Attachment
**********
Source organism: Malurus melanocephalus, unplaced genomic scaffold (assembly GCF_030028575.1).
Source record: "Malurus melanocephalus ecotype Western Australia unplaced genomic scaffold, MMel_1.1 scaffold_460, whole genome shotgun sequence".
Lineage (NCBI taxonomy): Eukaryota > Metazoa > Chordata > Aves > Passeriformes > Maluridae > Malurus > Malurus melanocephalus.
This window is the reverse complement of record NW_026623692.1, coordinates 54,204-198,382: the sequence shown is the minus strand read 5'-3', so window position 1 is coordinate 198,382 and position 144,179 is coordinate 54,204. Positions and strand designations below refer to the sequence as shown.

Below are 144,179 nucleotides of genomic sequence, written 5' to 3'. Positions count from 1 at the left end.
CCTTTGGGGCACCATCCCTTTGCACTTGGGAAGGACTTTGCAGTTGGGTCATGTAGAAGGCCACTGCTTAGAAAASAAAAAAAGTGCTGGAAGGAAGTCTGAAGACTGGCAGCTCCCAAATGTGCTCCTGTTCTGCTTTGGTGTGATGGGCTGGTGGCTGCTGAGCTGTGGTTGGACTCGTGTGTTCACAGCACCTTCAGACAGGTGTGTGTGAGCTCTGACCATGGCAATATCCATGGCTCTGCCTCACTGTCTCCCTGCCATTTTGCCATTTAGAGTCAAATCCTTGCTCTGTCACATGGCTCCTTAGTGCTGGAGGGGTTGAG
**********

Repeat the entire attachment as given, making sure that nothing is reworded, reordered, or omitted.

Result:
Source organism: Malurus melanocephalus, unplaced genomic scaffold (assembly GCF_030028575.1).
Source record: "Malurus melanocephalus ecotype Western Australia unplaced genomic scaffold, MMel_1.1 scaffold_460, whole genome shotgun sequence".
Lineage (NCBI taxonomy): Eukaryota > Metazoa > Chordata > Aves > Passeriformes > Maluridae > Malurus > Malurus melanocephalus.
This window is the reverse complement of record NW_026623692.1, coordinates 54,204-198,382: the sequence shown is the minus strand read 5'-3', so window position 1 is coordinate 198,382 and position 144,179 is coordinate 54,204. Positions and strand designations below refer to the sequence as shown.

Below are 144,179 nucleotides of genomic sequence, written 5' to 3'. Positions count from 1 at the left end.
CCTTTGGGGCACCATCCCTTTGCACTTGGGAAGGACTTTGCAGTTGGGTCATGTAGAAGGCCACTGCTTAGAAAASAAAAAAAGTGCTGGAAGGAAGTCTGAAGACTGGCAGCTCCCAAATGTGCTCCTGTTCTGCTTTGGTGTGATGGGCTGGTGGCTGCTGAGCTGTGGTTGGACTCGTGTGTTCACAGCACCTTCAGACAGGTGTGTGTGAGCTCTGACCATGGCAATATCCATGGCTCTGCCTCACTGTCTCCCTGCCATTTTGCCATTTAGAGTCAAATCCTTGCTCTGTCACATGGCTCCTTAGTGCTGGAGGGGTTGAG